Life-saving malaria work continues in Guinea and 26 other U.S. President's Malaria Initiative (PMI) partner countries. / USAID StopPalu+
How to attract and retain health workers in rural areas – new paper
17 December 2021
ReBUILD for Resilience partners, Queen Margaret University and Oxford Policy Management, have just published a paper which seeks to understand how health staff can be better motivated to work and remain in rural, under-served areas in Guinea.
‘How to attract and retain health workers in rural areas of a fragile state: Findings from a labour market survey in Guinea‘ [opens new tab] was written to inform the policy dialogue on strengthening human resources for health. Most countries face challenges attracting and retaining health staff in remote areas, but this problem is especially acute in fragile and shock-prone contexts, like Guinea, where imbalances in staffing are high and financial and governance arrangements to address rural shortfalls are weak. The objective of this study was to understand how health staff could be better motivated to work and remain in rural, under-served areas in Guinea. It also aimed to add to the limited research on human resources for health in francophone Africa.
Professor Sophie Witter, who led the study, said:
“Attracting and retaining health workers in rural areas is a challenge faced by most health systems, and fragile settings such as Guinea face particular difficulties. This study is the first of its kind to investigate systematically the preferences and choices of health staff in Guinea, using a labour market survey and discrete choice experiment. We hope it will support not only improved local policy-making but also build the wider evidence base on what packages work for rural attraction and retention of essential health staff.”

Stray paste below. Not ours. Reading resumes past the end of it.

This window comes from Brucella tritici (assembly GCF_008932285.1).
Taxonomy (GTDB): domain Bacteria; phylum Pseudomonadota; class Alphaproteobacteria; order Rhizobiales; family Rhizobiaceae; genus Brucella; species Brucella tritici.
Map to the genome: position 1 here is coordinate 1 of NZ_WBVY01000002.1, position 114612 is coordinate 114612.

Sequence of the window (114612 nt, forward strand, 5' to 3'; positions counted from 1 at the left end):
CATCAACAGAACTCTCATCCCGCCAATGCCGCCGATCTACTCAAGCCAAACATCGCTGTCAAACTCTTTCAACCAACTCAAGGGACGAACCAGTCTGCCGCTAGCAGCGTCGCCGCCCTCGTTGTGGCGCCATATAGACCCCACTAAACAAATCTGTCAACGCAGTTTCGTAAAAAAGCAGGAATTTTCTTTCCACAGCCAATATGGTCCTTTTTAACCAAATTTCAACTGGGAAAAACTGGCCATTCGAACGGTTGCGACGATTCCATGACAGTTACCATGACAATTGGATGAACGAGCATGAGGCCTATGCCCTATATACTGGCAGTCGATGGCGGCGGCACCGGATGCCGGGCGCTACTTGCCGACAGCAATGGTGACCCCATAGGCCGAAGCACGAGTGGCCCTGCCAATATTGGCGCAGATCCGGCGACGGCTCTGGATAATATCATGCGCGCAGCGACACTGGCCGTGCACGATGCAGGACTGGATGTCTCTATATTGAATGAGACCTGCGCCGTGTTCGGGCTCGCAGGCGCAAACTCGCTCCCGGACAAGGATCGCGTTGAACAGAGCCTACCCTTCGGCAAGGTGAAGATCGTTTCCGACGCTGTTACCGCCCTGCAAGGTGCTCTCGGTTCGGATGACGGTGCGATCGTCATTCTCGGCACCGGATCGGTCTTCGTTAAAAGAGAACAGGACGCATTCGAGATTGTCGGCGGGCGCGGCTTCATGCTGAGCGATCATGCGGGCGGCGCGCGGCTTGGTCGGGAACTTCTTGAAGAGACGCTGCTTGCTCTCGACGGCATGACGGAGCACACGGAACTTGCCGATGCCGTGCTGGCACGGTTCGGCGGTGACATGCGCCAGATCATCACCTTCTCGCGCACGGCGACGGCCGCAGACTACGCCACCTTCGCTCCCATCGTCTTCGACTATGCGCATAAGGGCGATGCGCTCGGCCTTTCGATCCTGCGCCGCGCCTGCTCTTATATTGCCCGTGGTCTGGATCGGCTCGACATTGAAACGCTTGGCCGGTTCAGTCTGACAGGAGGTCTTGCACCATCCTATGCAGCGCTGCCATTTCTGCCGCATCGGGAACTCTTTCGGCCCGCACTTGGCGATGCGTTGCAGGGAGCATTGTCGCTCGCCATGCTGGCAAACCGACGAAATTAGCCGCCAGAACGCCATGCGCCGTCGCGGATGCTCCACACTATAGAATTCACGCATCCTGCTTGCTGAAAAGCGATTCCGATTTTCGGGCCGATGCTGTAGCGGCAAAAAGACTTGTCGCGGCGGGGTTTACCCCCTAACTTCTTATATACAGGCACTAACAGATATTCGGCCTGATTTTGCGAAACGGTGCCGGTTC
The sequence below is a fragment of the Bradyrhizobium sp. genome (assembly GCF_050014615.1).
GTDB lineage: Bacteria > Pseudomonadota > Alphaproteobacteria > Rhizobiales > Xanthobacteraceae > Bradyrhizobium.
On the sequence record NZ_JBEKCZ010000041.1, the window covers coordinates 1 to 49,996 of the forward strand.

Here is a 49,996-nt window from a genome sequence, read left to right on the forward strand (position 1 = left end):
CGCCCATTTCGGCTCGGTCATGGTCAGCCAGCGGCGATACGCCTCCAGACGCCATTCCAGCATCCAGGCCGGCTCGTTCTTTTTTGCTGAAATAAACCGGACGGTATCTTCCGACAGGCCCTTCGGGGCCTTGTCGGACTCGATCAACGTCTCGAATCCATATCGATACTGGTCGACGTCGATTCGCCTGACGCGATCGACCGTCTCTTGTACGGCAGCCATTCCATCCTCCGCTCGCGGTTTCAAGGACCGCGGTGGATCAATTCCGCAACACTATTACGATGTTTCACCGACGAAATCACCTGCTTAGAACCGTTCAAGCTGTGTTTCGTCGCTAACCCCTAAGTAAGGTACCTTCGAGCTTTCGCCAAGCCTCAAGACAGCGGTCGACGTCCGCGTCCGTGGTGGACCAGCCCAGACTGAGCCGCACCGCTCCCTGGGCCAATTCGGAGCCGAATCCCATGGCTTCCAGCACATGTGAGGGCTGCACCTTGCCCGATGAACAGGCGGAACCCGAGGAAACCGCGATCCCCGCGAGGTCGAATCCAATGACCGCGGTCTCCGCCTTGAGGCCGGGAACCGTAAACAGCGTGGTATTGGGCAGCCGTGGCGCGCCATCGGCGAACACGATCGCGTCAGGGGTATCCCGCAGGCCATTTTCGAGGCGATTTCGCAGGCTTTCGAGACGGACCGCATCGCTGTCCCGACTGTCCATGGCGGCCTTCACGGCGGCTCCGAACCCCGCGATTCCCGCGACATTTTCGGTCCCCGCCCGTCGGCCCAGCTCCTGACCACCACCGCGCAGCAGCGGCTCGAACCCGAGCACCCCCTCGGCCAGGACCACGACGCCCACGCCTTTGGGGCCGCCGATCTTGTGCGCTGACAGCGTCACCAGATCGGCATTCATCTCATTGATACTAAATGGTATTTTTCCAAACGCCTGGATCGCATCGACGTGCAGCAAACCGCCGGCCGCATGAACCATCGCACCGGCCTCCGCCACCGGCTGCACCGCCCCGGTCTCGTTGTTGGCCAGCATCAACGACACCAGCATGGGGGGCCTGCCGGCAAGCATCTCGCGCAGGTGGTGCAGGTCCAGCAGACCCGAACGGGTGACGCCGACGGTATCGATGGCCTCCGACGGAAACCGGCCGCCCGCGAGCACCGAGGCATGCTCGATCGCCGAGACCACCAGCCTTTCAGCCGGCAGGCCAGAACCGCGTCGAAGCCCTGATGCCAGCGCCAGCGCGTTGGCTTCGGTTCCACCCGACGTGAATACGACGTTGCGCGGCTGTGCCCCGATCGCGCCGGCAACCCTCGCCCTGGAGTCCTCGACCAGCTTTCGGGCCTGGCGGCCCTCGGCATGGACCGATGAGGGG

The study highlighted some encouraging findings about staff satisfaction, including supervisory and non-financial aspects of their work. However, it also raised concerns around staff preparedness for their roles, future career intentions and informal charging. Options for better rural attraction and retention include offering upgrading and specialisation in return for rural service (especially for doctors); providing greater exposure to rural areas during training; increasing recruitment from rural areas; experimenting with fixed-term contracts in rural areas, especially for younger staff; improving working conditions in rural posts; and attracting staff with high intrinsic or external introjected motivation.
This study was funded by World Bank.
Read this PLOS One paper here. [opens new tab]
Image: Life-saving malaria work continues in Guinea and 26 other U.S. President’s Malaria Initiative (PMI) partner countries. / USAID StopPalu+ USAid via Flickr [opens new tab]